To place Megaritual‘s latest outing on the timeline of the Australian one-man band’s work overall, a little context is needed. Context like guitarist/vocalist Dale Paul Walker noting that the recording of “Temple” goes back further than the two Mantra Music EPs compiled onto a White Dwarf Records single-LP (review here) last year, and is to the best of my knowledge the earliest recording yet posted project. On it, Walker is joined by drummer Govinda Das and Megaritual works as a jammy duo, though the impression “Temple” makes over the breadth of its 18-minute span is prescient of the blend of Eastern-inflected psychedelia and tonal weight that Walker has continued to develop in the band to this point.

I don’t mind telling you that the Mantra Music LP basically kicked my ass around the block when I heard it, so to check out some of the roots of that and the subsequent Eclipse (review here) EP is a pleasure. Temple, as a standalone release, would seem to have more in common with Eclipse, which is also a single-song offering, and frankly if Megaritual wanted to pair the two on a limited run of tapes or something like that — just throwing out ideas here — I know at least one shitheel blogger from the States who wouldn’t complain.

Release background and the Bandcamp stream follow. Dig in:

megaritual temple

Megaritual – Temple

This one song album actually predates the “Mantra Music” EP’s and is an artifact from the dawn of megaritual. Recorded during the summer of 2013/2014, this song is based around one big freeform jam between two fellow seekers, cut live off the floor and then given extensive post production collage work, very much inspired by Teo Macero’s work on Miles Davis’ “Bitches Brew” era work. A harbinger of things to come.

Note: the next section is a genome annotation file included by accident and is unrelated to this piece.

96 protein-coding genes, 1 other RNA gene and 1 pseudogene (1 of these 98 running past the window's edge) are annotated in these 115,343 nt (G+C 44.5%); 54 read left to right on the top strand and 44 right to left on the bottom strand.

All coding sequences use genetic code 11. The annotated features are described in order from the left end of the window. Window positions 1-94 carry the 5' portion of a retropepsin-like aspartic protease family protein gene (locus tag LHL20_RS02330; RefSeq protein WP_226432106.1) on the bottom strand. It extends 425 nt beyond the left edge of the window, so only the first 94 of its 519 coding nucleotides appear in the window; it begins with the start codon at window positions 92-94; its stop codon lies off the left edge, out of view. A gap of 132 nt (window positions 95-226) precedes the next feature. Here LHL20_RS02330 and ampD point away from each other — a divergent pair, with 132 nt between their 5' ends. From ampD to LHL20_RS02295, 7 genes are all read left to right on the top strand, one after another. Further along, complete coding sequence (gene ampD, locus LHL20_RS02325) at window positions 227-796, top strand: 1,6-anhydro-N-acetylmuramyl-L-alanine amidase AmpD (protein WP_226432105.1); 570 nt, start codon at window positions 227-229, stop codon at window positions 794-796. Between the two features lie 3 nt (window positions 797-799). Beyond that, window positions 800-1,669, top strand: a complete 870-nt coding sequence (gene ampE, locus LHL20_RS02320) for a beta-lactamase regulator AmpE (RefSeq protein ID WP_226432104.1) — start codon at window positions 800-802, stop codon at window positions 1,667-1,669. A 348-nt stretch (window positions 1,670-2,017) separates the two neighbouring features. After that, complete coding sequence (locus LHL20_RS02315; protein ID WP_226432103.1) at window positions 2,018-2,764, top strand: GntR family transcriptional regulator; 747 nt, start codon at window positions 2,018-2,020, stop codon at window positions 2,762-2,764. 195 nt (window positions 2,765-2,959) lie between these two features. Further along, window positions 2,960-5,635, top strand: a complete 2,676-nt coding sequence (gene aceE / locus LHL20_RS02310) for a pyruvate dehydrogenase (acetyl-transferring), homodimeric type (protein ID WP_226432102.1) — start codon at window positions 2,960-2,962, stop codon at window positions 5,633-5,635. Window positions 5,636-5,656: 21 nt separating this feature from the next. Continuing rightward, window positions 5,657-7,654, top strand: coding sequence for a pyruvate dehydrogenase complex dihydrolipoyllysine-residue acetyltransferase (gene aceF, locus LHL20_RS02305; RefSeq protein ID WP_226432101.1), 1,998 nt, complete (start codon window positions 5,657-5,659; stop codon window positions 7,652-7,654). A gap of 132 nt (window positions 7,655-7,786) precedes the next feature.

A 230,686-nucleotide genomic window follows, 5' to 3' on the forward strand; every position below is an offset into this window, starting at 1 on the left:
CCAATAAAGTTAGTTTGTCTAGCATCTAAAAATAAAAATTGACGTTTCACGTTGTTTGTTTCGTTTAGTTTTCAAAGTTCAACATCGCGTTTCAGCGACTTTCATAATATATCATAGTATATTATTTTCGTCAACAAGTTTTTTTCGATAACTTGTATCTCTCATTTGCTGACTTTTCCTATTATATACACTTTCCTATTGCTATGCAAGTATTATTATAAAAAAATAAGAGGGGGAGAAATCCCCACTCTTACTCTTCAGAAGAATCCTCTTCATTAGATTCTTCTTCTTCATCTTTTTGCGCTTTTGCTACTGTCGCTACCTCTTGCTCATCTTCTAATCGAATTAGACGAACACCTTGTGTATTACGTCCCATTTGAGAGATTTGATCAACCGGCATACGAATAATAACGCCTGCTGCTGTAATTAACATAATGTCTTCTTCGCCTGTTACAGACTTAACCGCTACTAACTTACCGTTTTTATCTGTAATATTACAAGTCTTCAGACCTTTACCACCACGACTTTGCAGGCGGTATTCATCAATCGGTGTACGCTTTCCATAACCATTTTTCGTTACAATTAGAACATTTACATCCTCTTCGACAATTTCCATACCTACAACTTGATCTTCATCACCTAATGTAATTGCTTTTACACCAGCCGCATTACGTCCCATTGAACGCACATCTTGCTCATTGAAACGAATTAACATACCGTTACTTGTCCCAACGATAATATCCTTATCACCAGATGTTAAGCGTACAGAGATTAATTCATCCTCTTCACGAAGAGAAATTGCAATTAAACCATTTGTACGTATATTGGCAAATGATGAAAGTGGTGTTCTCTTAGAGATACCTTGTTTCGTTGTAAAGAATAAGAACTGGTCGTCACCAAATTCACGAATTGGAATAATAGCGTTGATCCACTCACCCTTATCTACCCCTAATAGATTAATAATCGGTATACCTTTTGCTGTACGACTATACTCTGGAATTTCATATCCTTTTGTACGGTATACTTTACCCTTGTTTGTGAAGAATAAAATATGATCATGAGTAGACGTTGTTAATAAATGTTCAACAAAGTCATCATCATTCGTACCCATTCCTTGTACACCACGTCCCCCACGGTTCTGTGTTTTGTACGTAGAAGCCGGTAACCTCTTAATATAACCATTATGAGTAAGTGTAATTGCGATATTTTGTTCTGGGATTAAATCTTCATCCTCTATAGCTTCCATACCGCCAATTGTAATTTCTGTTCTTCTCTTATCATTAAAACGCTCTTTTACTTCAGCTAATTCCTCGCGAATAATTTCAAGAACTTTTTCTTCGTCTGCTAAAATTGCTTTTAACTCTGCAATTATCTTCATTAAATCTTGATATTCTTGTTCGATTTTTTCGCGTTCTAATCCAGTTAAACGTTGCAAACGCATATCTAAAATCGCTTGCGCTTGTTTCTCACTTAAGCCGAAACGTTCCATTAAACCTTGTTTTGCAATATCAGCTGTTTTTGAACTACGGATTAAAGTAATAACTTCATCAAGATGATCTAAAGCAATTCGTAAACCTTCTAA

Released January 17, 2017.

Dale Paul Walker: Guitars, Vocals, Effects
Govinda Das: Drums

Recorded over the Australian summer of 2013/2014 at Montagne Mystica in the Byron Hinterland with additional tweaking at The Hermits Hill. Engineered, mixed and mastered by Dale Paul Walker. All music by Dale Paul Walker and Govinda Das. Lyrics by Dale Paul Walker.

https://megaritual.bandcamp.com/
http://www.whitedwarfrock.com/

Megaritual, Temple (2017)

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Radio Moscow Sign to Century Media

Posted in Whathaveyou on January 19th, 2017 by H.P. Taskmaster

San Diego heavy rock forerunners Radio Moscow have inked a deal to release their next album on Century Media Records. The trio will enter the studio soon to record the follow-up to 2014’s Magical Dirt (review here) with an eye toward a summer 2017 release. Given that everything Radio Moscow have put out to-date going back to their 2007 self-titled debut has come out via Alive Naturalsound, I’ll say this one hits as something of a surprise, and I feel like I haven’t even had enough time to process if it’s a bigger get for the label or for the band. Both maybe? I don’t know.